LOS ANGELES — A California outlet of United Kingdom-based lingerie retailer The Agent Provocateur faces an unpaid overtime class action lawsuit filed by an employee, alleging the store failed to properly account for many of its employee’s proper earnings.
The complaint charges the lingerie retailer committed multiple violations of California overtime pay laws including unlawful business practices, failure to pay overtime compensation, failure to provide accurate itemized statements, failure to reimburse employees for required expenses, and failure to pay wages when due.
The lead plaintiff alleges her employer did not take into account her commission earnings when calculating overtime payments for non-overtime exempt employees working at the store.
By failing to account for commission wages when calculating straight pay (pay for work 40 hours and under), the retailer shortchanged many employees over a period of years, the complaint alleges.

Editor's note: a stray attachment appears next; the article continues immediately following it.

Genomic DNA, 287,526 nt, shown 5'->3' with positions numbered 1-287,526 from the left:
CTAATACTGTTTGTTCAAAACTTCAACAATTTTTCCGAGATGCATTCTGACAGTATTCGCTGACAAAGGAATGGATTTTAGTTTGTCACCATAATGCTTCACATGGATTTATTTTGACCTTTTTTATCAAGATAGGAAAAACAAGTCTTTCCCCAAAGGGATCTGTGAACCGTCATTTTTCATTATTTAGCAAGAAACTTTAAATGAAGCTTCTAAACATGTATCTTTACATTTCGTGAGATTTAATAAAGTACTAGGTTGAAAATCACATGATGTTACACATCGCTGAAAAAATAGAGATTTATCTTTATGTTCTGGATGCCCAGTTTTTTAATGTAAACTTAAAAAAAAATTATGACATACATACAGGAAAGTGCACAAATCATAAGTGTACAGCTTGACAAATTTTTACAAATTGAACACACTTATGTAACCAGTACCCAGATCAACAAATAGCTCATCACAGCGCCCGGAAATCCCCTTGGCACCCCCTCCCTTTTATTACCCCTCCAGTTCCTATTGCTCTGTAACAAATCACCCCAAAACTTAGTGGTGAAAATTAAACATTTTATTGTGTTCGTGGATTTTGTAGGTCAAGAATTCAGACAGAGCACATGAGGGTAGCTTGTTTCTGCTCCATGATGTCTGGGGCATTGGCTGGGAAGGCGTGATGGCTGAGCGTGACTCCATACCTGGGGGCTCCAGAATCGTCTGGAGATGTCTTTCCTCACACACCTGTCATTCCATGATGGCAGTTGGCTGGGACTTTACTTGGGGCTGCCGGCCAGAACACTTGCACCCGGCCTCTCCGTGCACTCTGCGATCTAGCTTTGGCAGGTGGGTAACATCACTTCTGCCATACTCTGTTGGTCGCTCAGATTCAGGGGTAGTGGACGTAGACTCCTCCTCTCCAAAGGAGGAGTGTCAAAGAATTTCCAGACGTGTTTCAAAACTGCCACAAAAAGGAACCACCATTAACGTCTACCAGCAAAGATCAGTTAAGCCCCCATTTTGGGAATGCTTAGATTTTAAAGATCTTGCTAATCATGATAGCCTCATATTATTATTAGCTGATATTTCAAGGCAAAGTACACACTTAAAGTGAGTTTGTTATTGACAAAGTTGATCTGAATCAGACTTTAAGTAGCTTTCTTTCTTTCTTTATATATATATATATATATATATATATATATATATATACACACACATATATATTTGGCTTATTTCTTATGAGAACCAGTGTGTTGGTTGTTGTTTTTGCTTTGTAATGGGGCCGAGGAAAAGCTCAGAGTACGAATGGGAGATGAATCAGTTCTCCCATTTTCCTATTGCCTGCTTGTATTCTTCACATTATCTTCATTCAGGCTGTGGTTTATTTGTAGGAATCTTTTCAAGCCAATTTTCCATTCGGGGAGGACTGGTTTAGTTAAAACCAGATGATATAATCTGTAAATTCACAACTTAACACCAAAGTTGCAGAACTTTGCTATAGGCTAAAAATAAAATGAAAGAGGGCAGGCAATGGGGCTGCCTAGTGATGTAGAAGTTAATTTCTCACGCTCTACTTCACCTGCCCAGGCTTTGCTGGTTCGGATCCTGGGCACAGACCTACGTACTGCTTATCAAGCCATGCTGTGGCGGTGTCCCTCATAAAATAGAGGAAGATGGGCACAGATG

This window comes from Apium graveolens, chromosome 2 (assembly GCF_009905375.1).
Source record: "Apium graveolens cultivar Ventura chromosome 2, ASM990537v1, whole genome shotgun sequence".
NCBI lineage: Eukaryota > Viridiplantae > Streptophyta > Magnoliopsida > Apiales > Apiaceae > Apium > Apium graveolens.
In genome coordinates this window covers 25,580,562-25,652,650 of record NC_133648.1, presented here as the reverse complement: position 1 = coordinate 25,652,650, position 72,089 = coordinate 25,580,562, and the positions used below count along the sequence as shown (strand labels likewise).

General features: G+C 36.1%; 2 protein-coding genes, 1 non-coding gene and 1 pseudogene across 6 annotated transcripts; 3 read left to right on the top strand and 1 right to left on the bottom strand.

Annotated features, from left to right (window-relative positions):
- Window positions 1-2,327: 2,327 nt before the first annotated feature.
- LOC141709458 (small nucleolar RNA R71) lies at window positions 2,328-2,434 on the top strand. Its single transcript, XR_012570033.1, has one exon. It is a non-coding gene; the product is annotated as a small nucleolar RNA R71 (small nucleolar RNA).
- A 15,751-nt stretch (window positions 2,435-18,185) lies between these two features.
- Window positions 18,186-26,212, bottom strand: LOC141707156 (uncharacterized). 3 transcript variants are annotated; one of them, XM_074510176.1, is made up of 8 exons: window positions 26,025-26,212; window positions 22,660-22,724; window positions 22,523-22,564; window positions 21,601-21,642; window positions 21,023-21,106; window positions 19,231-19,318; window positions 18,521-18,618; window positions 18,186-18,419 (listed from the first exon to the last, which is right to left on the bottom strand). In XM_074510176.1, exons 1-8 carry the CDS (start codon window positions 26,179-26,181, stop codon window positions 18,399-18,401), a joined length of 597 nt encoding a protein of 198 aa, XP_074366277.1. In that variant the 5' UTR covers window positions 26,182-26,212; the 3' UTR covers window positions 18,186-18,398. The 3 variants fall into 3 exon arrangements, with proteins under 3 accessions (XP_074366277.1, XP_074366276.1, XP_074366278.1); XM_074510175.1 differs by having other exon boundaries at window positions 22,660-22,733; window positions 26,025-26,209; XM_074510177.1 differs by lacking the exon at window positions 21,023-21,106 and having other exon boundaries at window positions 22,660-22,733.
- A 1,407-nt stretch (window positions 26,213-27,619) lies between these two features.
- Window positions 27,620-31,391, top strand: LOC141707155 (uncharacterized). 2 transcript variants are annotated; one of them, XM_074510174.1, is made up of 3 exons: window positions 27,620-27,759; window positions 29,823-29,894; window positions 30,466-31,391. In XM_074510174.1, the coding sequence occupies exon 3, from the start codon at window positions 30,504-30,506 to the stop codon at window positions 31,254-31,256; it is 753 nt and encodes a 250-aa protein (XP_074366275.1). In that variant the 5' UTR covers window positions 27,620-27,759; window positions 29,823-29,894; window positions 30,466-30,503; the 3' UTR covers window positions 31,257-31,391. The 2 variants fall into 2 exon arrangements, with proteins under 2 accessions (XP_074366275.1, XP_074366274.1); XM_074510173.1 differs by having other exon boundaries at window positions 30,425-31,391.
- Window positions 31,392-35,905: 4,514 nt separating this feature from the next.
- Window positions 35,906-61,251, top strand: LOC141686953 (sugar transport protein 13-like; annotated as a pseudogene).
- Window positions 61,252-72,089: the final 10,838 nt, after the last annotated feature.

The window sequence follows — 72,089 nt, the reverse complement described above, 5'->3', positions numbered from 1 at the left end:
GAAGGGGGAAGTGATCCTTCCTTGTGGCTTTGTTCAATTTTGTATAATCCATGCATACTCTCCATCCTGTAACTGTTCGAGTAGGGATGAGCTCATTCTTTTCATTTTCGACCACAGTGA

Furthermore, the defendant did not allow employees to take full and uninterrupted meal breaks during the day and did not compensate workers for that time spent performing work duties.
Under California law, every employee must take an uninterrupted, unpaid meal break prior to the fifth hour of their shift for the worker to rest, relax, and be free from focusing on work.
The complaint also alleges terminated employees did not have their wages paid to them immediately, as required under California law and when payments were made they did not include overtime and commission pay. Under California law, employees violating these provisions may be required to compensate the employee with up to one month’s income as punishment.
Non-overtime exempt employees were also not reimbursed for various work related expenses including travel and running business related errands. Additionally, the defendant did not provide properly itemized pay stubs detailing gross wages earned, total hours worked, net wages earned, and applicable hourly rate of pay.
Depending on the classification of the individual, employees who worked at the lingerie store up to four years from the filing of the California overtime pay lawsuit. The lawsuit does not name a specific dollar amount of compensation sought but does ask the court to apply state laws when calculating relief for the plaintiffs.
California Unpaid Overtime Lawsuits
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